‘Community-friendly forestry’ the focus of woodlot foresters

Woodlot Licences are B.C.’s smallest Crown tenure managed for timber

Woodlot licensees and owners from around the province will be holding their annual general meeting Sept. 19-22, on Quadra Island and in Campbell River.

The North Island Woodlot Association is host to this three-day meeting where they will showcase “Woodlots – The Island Way – Community Friendly Forestry” through workshops, meetings and fieldtrips on Quadra Island.

Woodlotters include private forest land owners, called woodlot owners and Woodlot Licencees, managers of an alternative tenure to managing Crown forest lands in the province. Woodlot Licences are B.C.’s smallest Crown tenure managed for timber being anywhere from 400 to 1,200 hectares in size and are often combined with private forest land.  The people managing these forest lands are the stewards of the land employing foresters and contractors in their local community to ensure the forest lands are well managed.

There are 74 woodlot licences and many woodlots on Vancouver Island from Victoria to Port Hardy. Many are close to urban communities, rural subdivisions and sensitive forest areas.

Wolfram Wollenheit professional forester and president of the North Island Woodlot Association says, “The woodlot program connects people and forests. Through woodlots, local communities experience the direct benefits of their adjacent forests.”

Steve Thomson, Minister of Forests, Lands and Natural Resource Operations will be speaking to a full house Friday night at April Point Lodge.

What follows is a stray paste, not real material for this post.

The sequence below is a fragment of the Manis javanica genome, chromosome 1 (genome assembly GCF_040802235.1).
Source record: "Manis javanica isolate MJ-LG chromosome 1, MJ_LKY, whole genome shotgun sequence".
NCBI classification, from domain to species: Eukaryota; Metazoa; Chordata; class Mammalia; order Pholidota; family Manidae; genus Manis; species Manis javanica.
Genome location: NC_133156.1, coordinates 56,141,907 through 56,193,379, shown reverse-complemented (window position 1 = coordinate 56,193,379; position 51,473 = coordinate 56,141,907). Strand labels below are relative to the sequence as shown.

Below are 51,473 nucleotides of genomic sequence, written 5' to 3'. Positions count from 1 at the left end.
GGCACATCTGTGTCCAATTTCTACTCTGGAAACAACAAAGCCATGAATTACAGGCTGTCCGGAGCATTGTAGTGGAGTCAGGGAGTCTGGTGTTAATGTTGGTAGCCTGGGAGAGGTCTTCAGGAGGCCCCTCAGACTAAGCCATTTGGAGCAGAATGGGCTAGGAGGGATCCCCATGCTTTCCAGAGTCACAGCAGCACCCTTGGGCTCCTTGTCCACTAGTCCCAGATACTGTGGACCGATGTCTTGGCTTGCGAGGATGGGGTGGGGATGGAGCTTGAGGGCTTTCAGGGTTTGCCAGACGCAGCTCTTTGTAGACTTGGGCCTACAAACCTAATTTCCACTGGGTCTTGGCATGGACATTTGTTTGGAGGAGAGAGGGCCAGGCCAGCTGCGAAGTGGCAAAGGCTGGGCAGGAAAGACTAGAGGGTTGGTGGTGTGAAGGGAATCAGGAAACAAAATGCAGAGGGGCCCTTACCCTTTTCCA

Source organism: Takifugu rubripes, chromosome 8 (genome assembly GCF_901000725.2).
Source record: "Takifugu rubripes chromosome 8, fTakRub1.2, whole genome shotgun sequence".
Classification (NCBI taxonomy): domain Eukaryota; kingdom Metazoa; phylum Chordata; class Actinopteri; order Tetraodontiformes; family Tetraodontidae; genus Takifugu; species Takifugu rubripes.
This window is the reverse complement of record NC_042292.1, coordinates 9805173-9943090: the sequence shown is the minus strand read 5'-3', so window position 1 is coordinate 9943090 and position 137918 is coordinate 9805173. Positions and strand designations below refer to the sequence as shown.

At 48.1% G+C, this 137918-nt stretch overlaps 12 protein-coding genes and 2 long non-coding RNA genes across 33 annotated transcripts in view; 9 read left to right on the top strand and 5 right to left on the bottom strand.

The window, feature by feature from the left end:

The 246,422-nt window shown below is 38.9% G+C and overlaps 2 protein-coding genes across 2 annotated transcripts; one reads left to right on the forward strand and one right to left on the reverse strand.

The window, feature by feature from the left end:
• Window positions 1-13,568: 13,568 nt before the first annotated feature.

“This is a great way for woodlotters to pool their considerable knowledge on responsible forest stewardship.  It is encouraging to see local communities embrace this program and subsequently benefit from the jobs it creates,” said Minister Thomson.

Other presenters include:

  • Judi Cunningham – UBC Sauder Business School, “Family Forests”
  • Rick Monchak,  – Timberwest,  “Woodlot Forestry on a TFL
  • Bill Markvoort, & Terry Basso, – Probyn Log Group, “Log Markets: Opportunities & Planning for Future Cycles”.

The FBCWA was founded in 1988. The FBCWA represents 23 woodlot associations, whose membership includes woodlot licensees and small private woodland owners from throughout British Columbia, united in an effort to demonstrate exemplary forest and natural resource management.

The NIWA is a member of the FBCWA and represents 32 woodlot licensees and more than 20 woodlots.

To find out more about woodlots in British Columbia go to  www.woodlot.bc.ca.